The weather and the leaves may say fall outside, but this is the time for Osiris Johnson and other elite high school players to make a name for themselves.
Last weekend, Johnson played in the Ways to Play tournament, powered by MLB and Perfect Game in Cartersville, Ga. This week, he’s playing in the Perfect Game World Wooden Bat Association championship in Jupiter, Fla.
Johnson made the San Jose Mercury News’ All-Bay Area News Group Team last spring at Encinal (Alameda, Calif.), hitting .481 with 27 RBI and 20 stolen bases, but if he wants to go high in next June’s Amateur baseball draft, he and other recruits have to hit the summer and fall showcase events and tournaments.
“I grew as a player being with some of the best guys in the country and seeing what they do,” he said. “I saw what they do and put it in my workout so I could just as good or better than them. It’s pretty cool to see where I stand in other people’s eyes, but it also makes me want to keep climbing.”
Johnson is 6-1 and 185 and has the speed and glove tools to play nearly anywhere on the field, but he’d rather be in the infield. In August at the Perfect Game All-America Classic in San Diego, top recruit Brice Turang was at shortstop, so Johnson played second base. The other day in Cartersville, he was at third base.
“I like playing in the dirt,” Johnson said. “I like playing in the infield a lot more than the outfield. It’s more of a challenge and I like that challenge. I have been playing infield my whole life. I just started playing in the outfield last year, but infield has always been my main position.”
Encinal coach Jim Saunders said that Johnson has come a long way from his freshman year, when he hit .218.
“He struggled his freshman year, but since then, he has gotten better to the point where he has played tremendous baseball,” Saunders aid. “He developed into a kid who was very happy to play the game and I didn’t see that his first or second year.”
Johnson’s father Marcel was a minor league first baseman in the New York Mets’ organization. He said one reason his son is playing fall baseball tournaments is his play suffered last year when he didn’t.
“Last year was the first time we had him take off during the fall,” Marcel Johnson said. “Then he was called out to play in January to play in the Perfect Game All-American and Under Armour All-American Game tryouts. He tried to come in and wing it having not played recently and everything was down for him. People didn’t see him as a top prospect.”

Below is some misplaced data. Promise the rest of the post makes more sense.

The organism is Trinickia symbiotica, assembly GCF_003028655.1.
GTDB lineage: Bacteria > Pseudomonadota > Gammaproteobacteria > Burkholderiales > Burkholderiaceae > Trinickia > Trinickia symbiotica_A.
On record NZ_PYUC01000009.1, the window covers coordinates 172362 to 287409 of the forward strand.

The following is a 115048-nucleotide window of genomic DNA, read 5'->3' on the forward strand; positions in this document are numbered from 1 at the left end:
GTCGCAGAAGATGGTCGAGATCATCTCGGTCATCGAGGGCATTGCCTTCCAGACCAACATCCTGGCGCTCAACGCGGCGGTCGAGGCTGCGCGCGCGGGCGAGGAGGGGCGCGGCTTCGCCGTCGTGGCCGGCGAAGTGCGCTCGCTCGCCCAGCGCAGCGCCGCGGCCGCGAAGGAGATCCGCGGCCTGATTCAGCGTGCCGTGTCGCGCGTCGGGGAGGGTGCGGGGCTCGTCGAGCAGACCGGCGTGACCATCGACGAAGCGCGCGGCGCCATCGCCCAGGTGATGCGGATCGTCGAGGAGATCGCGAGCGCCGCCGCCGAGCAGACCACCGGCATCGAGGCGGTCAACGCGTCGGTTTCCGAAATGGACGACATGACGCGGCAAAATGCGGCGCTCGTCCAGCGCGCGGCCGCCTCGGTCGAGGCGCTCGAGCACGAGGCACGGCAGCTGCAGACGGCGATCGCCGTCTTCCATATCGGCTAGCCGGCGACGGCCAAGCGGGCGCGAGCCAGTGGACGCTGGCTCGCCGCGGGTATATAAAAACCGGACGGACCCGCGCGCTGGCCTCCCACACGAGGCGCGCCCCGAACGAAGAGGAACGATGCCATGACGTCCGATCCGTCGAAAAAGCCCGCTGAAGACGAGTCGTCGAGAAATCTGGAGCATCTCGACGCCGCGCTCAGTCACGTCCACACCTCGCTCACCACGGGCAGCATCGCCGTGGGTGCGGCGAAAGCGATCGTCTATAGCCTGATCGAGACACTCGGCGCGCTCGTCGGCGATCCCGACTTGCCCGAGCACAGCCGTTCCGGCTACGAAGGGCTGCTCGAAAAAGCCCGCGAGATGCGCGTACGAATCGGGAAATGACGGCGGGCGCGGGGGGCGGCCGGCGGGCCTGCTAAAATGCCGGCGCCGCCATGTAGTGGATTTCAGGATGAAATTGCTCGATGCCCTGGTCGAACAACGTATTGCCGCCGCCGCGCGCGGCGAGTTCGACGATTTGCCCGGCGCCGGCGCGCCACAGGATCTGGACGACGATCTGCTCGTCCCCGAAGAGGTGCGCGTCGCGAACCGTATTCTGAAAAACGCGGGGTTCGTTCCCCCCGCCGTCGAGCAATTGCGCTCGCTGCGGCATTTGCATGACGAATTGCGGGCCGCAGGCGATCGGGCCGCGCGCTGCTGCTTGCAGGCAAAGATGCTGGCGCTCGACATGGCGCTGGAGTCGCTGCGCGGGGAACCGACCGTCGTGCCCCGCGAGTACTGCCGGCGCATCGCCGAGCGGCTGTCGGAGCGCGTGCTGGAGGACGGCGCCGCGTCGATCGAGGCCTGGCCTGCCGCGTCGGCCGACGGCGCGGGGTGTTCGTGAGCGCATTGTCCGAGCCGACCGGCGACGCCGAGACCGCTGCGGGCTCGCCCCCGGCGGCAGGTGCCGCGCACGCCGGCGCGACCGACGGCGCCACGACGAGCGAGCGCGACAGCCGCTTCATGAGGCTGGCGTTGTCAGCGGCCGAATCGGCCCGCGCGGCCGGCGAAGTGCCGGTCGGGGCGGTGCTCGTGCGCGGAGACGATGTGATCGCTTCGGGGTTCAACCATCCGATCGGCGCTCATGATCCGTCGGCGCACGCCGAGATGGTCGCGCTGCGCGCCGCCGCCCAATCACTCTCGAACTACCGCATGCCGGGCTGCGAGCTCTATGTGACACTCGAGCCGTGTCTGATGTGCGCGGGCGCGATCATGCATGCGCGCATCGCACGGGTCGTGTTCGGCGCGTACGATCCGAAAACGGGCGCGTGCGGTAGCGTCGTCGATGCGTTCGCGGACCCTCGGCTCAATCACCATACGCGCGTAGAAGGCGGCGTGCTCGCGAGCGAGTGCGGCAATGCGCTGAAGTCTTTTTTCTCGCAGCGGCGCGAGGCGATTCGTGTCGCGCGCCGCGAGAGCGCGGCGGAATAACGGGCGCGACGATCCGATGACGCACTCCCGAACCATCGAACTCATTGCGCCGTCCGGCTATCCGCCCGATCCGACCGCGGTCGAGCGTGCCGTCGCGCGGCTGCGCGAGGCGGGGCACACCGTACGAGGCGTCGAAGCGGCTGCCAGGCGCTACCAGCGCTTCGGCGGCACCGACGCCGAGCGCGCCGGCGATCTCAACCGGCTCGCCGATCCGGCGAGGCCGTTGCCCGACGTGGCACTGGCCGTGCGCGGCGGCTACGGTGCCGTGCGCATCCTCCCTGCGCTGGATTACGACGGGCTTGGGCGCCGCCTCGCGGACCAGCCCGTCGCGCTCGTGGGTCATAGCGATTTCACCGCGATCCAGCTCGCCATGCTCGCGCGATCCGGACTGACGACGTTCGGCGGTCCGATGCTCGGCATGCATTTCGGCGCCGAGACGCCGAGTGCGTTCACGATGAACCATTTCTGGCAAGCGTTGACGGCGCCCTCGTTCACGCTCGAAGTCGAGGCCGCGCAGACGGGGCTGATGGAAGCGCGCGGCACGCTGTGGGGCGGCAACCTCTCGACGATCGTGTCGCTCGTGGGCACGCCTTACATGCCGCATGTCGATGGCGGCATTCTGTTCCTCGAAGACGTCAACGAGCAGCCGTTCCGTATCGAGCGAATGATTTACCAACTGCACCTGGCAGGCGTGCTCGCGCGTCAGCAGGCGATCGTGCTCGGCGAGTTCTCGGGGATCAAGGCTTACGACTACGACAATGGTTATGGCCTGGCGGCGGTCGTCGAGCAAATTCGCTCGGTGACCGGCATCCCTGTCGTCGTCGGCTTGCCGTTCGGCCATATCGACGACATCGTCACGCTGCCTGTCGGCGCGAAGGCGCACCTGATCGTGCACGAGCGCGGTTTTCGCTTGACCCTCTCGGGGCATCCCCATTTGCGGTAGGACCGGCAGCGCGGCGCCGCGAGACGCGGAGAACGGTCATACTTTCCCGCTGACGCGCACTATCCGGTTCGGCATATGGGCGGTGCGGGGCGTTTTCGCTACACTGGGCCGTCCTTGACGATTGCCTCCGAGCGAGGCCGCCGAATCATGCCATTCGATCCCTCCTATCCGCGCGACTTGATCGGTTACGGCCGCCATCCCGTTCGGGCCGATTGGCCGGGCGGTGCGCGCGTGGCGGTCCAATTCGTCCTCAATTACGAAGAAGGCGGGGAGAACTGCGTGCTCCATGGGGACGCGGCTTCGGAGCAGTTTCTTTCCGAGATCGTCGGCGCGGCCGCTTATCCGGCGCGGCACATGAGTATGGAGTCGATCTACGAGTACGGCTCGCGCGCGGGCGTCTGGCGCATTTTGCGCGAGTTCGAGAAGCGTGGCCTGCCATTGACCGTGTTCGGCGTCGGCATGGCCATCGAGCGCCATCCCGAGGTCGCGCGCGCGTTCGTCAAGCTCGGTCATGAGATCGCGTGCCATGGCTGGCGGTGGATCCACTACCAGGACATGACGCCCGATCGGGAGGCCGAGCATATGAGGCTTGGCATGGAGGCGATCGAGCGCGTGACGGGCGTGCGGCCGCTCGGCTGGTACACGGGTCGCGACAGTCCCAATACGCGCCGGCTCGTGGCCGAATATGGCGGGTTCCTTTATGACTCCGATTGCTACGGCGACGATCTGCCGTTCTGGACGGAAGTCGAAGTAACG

One of Johnson’s cousins is former three-time major league all-star shortstop Jimmy Rollins and the other is Tony Tarasco, who played eight seasons as a major league outfielder. Johnson got to train with Rollins a bit this past summer. He also got to see the lifestyle a solid pro career could bring as Rollins allowed him to drive his Lamborghini, Marcel said.
“Now that I’ve gotten older, I’m working with Junior a lot more and he’s given me some tips to make me a better player,” Johnson said. “I went down three times (to Rollins’ home in Tampa) when I was playing in the Perfect Games Showcase and when I was trying to make the All-American Team and around here, I’ve seen him a few times.”
Encinal has a strong baseball tradition. The Jets have had six players drafted, including Rollins, Dontrelle Willis and Willie Stargell. Saunders coached the first two at Encinal and said that Johnson has the potential to play in the majors.
“He has the ability with his body, and arm strength and bat speed,” Saunders said. “He just has to get the mental side of the game down.”
Johnson, who has committed to Cal State Fullerton, won’t see the level of pitching during the spring that he does during summer and fall tournaments.
“He’ll probably face three other guys (during his high school season) who will give him some competition,” Marcel said. “I don’t think scouts will just find you any more. You have to get out there.”
Johnson just turned 17 and is younger than many of the players in the Class of 2018. Marcel, who runs the Top Flight Baseball Academy travel ball organization, said he can be his son’s toughest critic.
“It’s pretty much all on him,” says Marcel. “He has a decision to make as far as how good he can be and how much does he want it? I’m looking at his maturity and whether he’s ready to be responsible.”